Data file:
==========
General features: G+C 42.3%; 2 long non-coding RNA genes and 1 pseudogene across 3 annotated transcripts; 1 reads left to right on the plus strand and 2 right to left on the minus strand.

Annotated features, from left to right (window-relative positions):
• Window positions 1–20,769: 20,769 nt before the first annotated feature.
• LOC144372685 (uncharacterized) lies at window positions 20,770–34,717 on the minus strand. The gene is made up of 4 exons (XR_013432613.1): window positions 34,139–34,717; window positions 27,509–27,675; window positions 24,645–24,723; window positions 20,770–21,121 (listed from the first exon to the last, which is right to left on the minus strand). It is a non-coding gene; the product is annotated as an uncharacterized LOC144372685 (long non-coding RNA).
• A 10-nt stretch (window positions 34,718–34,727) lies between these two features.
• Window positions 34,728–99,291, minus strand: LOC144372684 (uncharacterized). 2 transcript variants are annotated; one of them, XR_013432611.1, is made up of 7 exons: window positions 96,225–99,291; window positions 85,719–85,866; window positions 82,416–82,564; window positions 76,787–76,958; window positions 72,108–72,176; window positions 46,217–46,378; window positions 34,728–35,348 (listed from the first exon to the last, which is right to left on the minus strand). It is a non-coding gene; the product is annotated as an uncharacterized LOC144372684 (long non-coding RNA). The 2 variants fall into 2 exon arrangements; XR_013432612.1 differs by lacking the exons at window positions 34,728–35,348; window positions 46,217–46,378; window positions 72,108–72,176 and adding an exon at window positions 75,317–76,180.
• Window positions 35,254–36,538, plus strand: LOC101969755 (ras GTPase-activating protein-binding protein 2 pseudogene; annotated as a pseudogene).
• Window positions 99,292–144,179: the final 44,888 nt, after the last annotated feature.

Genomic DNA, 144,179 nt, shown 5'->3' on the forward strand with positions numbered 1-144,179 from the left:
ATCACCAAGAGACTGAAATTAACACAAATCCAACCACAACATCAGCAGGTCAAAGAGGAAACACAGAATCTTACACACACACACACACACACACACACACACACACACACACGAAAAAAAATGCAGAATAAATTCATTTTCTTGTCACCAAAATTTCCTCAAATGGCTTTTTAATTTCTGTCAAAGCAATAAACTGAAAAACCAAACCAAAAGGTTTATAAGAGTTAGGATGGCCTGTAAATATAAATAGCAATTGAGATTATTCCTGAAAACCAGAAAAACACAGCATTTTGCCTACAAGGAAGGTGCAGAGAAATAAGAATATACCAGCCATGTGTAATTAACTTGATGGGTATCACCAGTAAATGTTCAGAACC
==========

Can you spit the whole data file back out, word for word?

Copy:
General features: G+C 42.3%; 2 long non-coding RNA genes and 1 pseudogene across 3 annotated transcripts; 1 reads left to right on the plus strand and 2 right to left on the minus strand.

Annotated features, from left to right (window-relative positions):
• Window positions 1–20,769: 20,769 nt before the first annotated feature.
• LOC144372685 (uncharacterized) lies at window positions 20,770–34,717 on the minus strand. The gene is made up of 4 exons (XR_013432613.1): window positions 34,139–34,717; window positions 27,509–27,675; window positions 24,645–24,723; window positions 20,770–21,121 (listed from the first exon to the last, which is right to left on the minus strand). It is a non-coding gene; the product is annotated as an uncharacterized LOC144372685 (long non-coding RNA).
• A 10-nt stretch (window positions 34,718–34,727) lies between these two features.
• Window positions 34,728–99,291, minus strand: LOC144372684 (uncharacterized). 2 transcript variants are annotated; one of them, XR_013432611.1, is made up of 7 exons: window positions 96,225–99,291; window positions 85,719–85,866; window positions 82,416–82,564; window positions 76,787–76,958; window positions 72,108–72,176; window positions 46,217–46,378; window positions 34,728–35,348 (listed from the first exon to the last, which is right to left on the minus strand). It is a non-coding gene; the product is annotated as an uncharacterized LOC144372684 (long non-coding RNA). The 2 variants fall into 2 exon arrangements; XR_013432612.1 differs by lacking the exons at window positions 34,728–35,348; window positions 46,217–46,378; window positions 72,108–72,176 and adding an exon at window positions 75,317–76,180.
• Window positions 35,254–36,538, plus strand: LOC101969755 (ras GTPase-activating protein-binding protein 2 pseudogene; annotated as a pseudogene).
• Window positions 99,292–144,179: the final 44,888 nt, after the last annotated feature.

Genomic DNA, 144,179 nt, shown 5'->3' on the forward strand with positions numbered 1-144,179 from the left:
ATCACCAAGAGACTGAAATTAACACAAATCCAACCACAACATCAGCAGGTCAAAGAGGAAACACAGAATCTTACACACACACACACACACACACACACACACACACACACACGAAAAAAAATGCAGAATAAATTCATTTTCTTGTCACCAAAATTTCCTCAAATGGCTTTTTAATTTCTGTCAAAGCAATAAACTGAAAAACCAAACCAAAAGGTTTATAAGAGTTAGGATGGCCTGTAAATATAAATAGCAATTGAGATTATTCCTGAAAACCAGAAAAACACAGCATTTTGCCTACAAGGAAGGTGCAGAGAAATAAGAATATACCAGCCATGTGTAATTAACTTGATGGGTATCACCAGTAAATGTTCAGAACC